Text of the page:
Hemp is one of the oldest plants used by humanity, with its cultivation and use stretching back thousands of years. From fibre and fabric to food and medicine, this incredible plant has helped to shape human civilisation. Hemp was cultivated by ancient Japanese cultures around 8000 BC, used in ancient China to make ropes and paper, and mentioned several times in sacred Hindu texts for its spiritual value. This much-loved and highly useful plant became global around the turn of the first millennium, spreading first to the Middle East and then into Europe and the new world.

Along with highly practical and deeply spiritual applications, hemp has long been loved for its medicinal value. Hemp seeds are one of the richest sources of nutrition on the planet, and they're also very tasty. They can be eaten whole, consumed in powdered form, turned into milk, or transformed into rich oil. If you want a condensed form of hemp for maximum efficiency, you can purchase hemp seed extracts and supplements to add to your regular diet.

Hemp seeds and oils are particularly rich in healthy fats, including various omega-3 and omega-6 fatty acids. These fats are known to promote heart health by helping to reduce cholesterol, blood pressure, and triglycerides. According to some studies, adding hemp to your diet may reduce your risk of developing heart problems in the future. Hemp oil is also rich in gamma-linolenic acid (GLA), which reduces the effects of the prolactin hormone and lessens the symptoms of premenstrual stress. Hemp is a rich source of plant-based protein and a delicious, low calorie food that's easy to include in any diet.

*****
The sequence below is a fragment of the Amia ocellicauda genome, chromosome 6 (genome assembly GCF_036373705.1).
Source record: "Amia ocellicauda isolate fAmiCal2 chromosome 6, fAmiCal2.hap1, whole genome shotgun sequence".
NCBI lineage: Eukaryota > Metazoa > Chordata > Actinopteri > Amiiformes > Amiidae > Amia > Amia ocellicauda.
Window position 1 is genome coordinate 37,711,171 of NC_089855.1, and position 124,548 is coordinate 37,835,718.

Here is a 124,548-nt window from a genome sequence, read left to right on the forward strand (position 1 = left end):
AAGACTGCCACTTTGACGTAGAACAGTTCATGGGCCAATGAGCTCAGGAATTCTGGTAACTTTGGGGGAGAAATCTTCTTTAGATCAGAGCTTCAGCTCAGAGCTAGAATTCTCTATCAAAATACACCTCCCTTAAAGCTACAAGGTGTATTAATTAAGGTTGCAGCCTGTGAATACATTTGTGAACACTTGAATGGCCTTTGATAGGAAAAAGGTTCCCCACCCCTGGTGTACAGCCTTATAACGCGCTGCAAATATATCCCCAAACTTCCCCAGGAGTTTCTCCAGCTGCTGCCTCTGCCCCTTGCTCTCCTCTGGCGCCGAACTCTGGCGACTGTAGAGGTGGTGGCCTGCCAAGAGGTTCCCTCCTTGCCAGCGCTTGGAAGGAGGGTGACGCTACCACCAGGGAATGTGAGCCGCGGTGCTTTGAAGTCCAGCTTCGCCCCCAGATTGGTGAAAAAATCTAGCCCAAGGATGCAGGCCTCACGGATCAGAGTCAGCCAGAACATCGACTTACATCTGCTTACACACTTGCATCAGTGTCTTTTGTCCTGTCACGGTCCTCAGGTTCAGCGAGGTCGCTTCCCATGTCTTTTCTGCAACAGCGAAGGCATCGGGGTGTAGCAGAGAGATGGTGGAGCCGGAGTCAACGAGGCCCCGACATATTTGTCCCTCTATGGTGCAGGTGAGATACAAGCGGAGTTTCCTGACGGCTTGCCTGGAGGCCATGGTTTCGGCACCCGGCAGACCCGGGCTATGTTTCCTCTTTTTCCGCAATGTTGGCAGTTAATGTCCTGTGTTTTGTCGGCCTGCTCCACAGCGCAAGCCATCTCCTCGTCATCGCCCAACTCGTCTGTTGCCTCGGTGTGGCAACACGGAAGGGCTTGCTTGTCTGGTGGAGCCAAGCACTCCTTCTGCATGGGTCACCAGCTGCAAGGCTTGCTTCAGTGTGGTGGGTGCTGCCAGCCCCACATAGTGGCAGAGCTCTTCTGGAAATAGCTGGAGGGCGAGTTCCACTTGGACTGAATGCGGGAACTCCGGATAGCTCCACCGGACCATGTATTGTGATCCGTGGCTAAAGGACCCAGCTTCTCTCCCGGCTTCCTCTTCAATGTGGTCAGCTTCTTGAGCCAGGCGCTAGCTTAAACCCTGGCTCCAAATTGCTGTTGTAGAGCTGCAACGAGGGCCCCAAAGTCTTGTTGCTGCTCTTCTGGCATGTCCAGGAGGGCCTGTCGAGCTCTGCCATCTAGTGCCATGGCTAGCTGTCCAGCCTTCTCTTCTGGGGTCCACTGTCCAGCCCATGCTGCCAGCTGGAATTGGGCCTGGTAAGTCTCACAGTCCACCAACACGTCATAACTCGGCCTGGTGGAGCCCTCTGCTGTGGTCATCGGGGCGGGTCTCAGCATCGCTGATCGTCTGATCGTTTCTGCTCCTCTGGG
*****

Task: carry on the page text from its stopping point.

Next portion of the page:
Some foods are so life-affirming that they never go out of fashion. Propolis, which is basically bee glue, has been consumed for centuries due to its amazing health benefits. This resin-like material is made by bees to build their hives, and it's also loved by humans as a natural remedy. The ancient Greeks loved to eat propolis, as did the Romans and Egyptians. The nutritional profile of propolis is great for fighting bacteria, viruses, and fungi, and it also has a strong anti-inflammatory effect.

Propolis is composed mostly of resin at 50%, followed by wax at 30%, essential oils at 10%, pollen at 5%, and other organic compounds at 5%. It also includes a range of phenolic compounds, 12 different flavonoids, and a huge variety of vitamins and minerals. Propolis has numerous health applications, thanks to its antiseptic, antioxidant, antibacterial, anti-inflammatory, antifungal, antiulcer, and anticancer properties. Among other things, it potentiates the defence system and helps to treat immune system disorders. Other honeybee products are also beneficial to human health, including royal jelly and regular household honey.

Despite huge advances in technology, commerce, and culture, the human body has changed very little over thousands of years. Traditional medicine still has a lot to teach us, with natural remedies continuing to support good human health. Whether combined with food or taken as supplements, the wisdom of the ancient world is a powerful complement to the wonders of modern medicine.